Tap to Call - (877) 250-8242

Stop Wage Garnishment

Filing Bankruptcy puts an Immediate Halt to Wage Garnishment

Struggling with debt can often go from manageable to a tailspin in a heartbeat. One of the most common ways this happens is when a creditor wins a judgment and is allowed to start garnishing your wages.

Millions of Americans live paycheck to paycheck, just barely keeping their heads above water. When a creditor begins taking money directly out of that paycheck, it becomes difficult to keep everything afloat.

Luckily, there is a legal option against aggressive creditors. Bankruptcy is designed to stop creditor collection efforts, including wage garnishment. If your paycheck is getting "hacked", talk to a lawyer today about your legal options:

Wage Garnishment Laws and FAQs

Wage garnishment is often used by creditors that have no claim to property. For example, if you're behind on a mortgage, the bank may foreclose on your home and take it back; but without property to back up your credit card purchases or medical bills (for example), a creditor may file a motion in court asking for your wages to be garnished.

Depending on the amount of your debt, the court will assign a percentage of your paycheck to be automatically deducted and sent to the creditor. In some cases, wage garnishments may take more than half of your paycheck.

Each state has a limit on how much money can garnished, but often up to 25 percent of your disposable income could be taken. In cases of tax debt, much more could be taken out.

Speak to a Bankruptcy Lawyer Today

Can My Paycheck Be Garnished for My Spouse's Debts?

Yes. It’s possible that your paycheck could be used to payoff your husband or wife's debt.

Alternatively, that means your debts could also cause your spouse’s wages to be garnished.

In some states, debt and assets are shared by a married couple. In these cases, your spouse’s wages might be at stake even if the credit card and the debt are in your name (or vice versa).

Does My Boss Know if My Wages Are Being Garnished?

Your employer will be aware of the court order allowing the wage garnishment.

They are required by law to comply with the order and will be unable to stop the garnishment of your wages.

You are also protected by the law, which says that an employer may not fire you because your wages are being garnished.

What If I Change Jobs? Will My New Paycheck be Garnished?

Wage garnishment may not follow you from job to job.

Each garnishment is a separate court order and must name a specific employer. However, any severance pay or bonus pay you receive may also be subject to garnishment.

How Bankruptcy Stops Wage Garnishment

Wage garnishment will usually only stop if:

  • Your debts are settled
  • Bankruptcy’s automatic stay stops the action

In most cases, when you file bankruptcy you immediately receive the protection from the automatic stay. This is a powerful court order that puts a quick stop to all forms of collection for the duration of your case.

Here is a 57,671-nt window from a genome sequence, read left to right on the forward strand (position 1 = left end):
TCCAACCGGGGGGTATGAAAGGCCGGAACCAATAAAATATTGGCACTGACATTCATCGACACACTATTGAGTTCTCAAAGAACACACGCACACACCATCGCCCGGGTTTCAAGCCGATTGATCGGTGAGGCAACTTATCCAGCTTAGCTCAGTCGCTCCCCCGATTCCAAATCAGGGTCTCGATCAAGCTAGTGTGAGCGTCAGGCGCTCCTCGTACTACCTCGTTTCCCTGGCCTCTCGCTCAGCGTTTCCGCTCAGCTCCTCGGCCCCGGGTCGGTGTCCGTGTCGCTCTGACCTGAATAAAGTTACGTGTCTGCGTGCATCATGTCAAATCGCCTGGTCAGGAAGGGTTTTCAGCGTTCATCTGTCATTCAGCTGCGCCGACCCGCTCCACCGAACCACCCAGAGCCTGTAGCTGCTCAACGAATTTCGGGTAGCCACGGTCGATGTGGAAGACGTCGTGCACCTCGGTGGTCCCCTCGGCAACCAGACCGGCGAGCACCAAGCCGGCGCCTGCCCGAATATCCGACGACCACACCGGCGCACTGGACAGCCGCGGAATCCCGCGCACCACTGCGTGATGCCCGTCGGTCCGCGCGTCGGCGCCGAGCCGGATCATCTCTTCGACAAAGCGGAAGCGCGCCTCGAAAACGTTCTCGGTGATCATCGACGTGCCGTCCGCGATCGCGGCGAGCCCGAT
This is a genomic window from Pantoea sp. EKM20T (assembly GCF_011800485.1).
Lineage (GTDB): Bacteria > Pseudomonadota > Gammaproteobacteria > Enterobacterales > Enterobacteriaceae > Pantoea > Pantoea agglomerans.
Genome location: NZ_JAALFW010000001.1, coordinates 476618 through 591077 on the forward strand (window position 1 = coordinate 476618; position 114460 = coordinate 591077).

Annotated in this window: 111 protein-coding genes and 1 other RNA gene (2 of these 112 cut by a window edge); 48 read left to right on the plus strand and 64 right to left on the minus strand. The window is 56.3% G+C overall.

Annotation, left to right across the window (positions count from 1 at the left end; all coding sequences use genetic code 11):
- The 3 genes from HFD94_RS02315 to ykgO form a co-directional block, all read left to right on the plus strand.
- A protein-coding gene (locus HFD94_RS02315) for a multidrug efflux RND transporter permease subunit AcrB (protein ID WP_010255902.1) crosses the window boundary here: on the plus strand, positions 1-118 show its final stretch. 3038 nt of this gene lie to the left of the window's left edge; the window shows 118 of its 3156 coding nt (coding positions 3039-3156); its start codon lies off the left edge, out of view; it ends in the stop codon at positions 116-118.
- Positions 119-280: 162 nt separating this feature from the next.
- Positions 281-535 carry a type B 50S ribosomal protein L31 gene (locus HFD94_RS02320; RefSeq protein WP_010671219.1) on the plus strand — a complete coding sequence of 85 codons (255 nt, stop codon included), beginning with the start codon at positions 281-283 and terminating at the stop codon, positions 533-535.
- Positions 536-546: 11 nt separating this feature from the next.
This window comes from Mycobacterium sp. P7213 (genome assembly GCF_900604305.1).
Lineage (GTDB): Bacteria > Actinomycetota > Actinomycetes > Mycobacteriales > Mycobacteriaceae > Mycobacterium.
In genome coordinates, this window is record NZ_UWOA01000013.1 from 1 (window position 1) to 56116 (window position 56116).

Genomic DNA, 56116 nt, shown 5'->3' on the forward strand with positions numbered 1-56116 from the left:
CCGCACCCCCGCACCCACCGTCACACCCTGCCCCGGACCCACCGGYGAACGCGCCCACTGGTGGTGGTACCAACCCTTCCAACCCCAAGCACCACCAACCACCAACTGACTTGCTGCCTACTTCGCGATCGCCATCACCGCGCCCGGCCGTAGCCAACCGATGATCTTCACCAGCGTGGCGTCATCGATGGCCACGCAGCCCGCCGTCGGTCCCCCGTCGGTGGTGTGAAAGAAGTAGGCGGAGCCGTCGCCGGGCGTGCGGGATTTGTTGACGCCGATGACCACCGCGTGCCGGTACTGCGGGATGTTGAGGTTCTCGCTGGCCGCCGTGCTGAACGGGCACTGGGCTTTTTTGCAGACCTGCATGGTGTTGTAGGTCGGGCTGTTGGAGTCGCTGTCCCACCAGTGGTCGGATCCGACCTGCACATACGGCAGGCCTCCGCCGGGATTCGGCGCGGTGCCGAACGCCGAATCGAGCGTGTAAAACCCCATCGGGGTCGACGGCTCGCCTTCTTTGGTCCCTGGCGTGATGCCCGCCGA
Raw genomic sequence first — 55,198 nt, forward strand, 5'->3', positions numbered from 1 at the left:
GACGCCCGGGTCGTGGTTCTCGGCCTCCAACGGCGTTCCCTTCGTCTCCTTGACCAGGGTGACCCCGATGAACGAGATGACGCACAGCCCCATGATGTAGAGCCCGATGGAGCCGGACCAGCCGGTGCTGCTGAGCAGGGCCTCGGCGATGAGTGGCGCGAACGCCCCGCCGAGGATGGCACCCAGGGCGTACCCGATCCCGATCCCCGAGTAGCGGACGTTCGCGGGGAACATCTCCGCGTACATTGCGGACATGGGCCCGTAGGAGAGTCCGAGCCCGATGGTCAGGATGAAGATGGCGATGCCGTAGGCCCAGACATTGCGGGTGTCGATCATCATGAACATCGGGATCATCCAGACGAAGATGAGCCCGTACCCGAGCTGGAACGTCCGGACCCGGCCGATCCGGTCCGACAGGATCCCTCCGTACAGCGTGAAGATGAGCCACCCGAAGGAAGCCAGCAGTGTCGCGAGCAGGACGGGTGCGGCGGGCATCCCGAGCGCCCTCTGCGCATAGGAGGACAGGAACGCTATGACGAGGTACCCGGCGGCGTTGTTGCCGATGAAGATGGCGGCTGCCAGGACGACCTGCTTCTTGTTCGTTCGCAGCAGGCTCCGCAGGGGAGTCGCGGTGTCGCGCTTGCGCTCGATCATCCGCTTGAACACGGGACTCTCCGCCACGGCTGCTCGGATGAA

Wage garnishment, along with phone calls, letters, foreclosure and repossession, are all considered forms of collection.

Both Chapter 13 and Chapter 7 bankruptcy can stop wage garnishment.

In the case of a Chapter 13 bankruptcy, the garnishment will stop for several years as you work through your repayment plan. In a Chapter 7, each state’s exemptions provide protections against wage garnishment.

Stop Losing Money. Talk to a An Attorney Today

An attorney can listen to your individual case and determine whether you can file Chapter 7 or 13 to stop wage garnishment.

He or she can also explain how bankruptcy works and how it may affect your credit. Call now.

Tap to Call - (877) 250-8242

PAID ATTORNEY ADVERTISEMENT: THIS WEB SITE IS A GROUP ADVERTISEMENT AND THE PARTICIPATING ATTORNEYS ARE INCLUDED BECAUSE THEY PAY AN ADVERTISING FEE. It is not a lawyer referral service or prepaid legal services plan. Total Bankruptcy is not a law firm. Your request for contact will be forwarded to the local lawyer who has paid to advertise in the ZIP code you provide. Total Bankruptcy does not endorse or recommend any lawyer or law firm who participates in the network nor does it analyze a person's legal situation when determining which participating lawyers receive a person's inquiry. It does not make any representation and has not made any judgment as to the qualifications, expertise or credentials of any participating lawyer. No representation is made that the quality of the legal services to be performed is greater than the quality of legal services performed by other lawyers. The information contained herein is not legal advice. Any information you submit to Total Bankruptcy does not create an attorney-client relationship and may not be protected by attorney-client privilege. Do not use the form to submit confidential, time-sensitive, or privileged information. All photos are of models and do not depict clients. All case evaluations are performed by participating attorneys. To see the attorney in your area who is responsible for this advertisement, please click here, or call 866-200-8052.

FLORIDA ONLY: Total Bankruptcy is considered a lawyer referral service in the state of Florida under the Florida Rules of Professional Conduct. By all other standards, Total Bankruptcy is a group advertisement and not a lawyer referral service.

If you live in Mississippi, Missouri, New York or Wyoming, please click here for additional information.

By an Act of Congress and the President of the United States, we are a federal Debt Relief Agency. Attorneys and/or law firms promoted through this Web site are also federally designated Debt Relief Agencies. They help people file for relief under the U.S. Bankruptcy Code. Disclosures Required Under the U.S. Bankruptcy Code.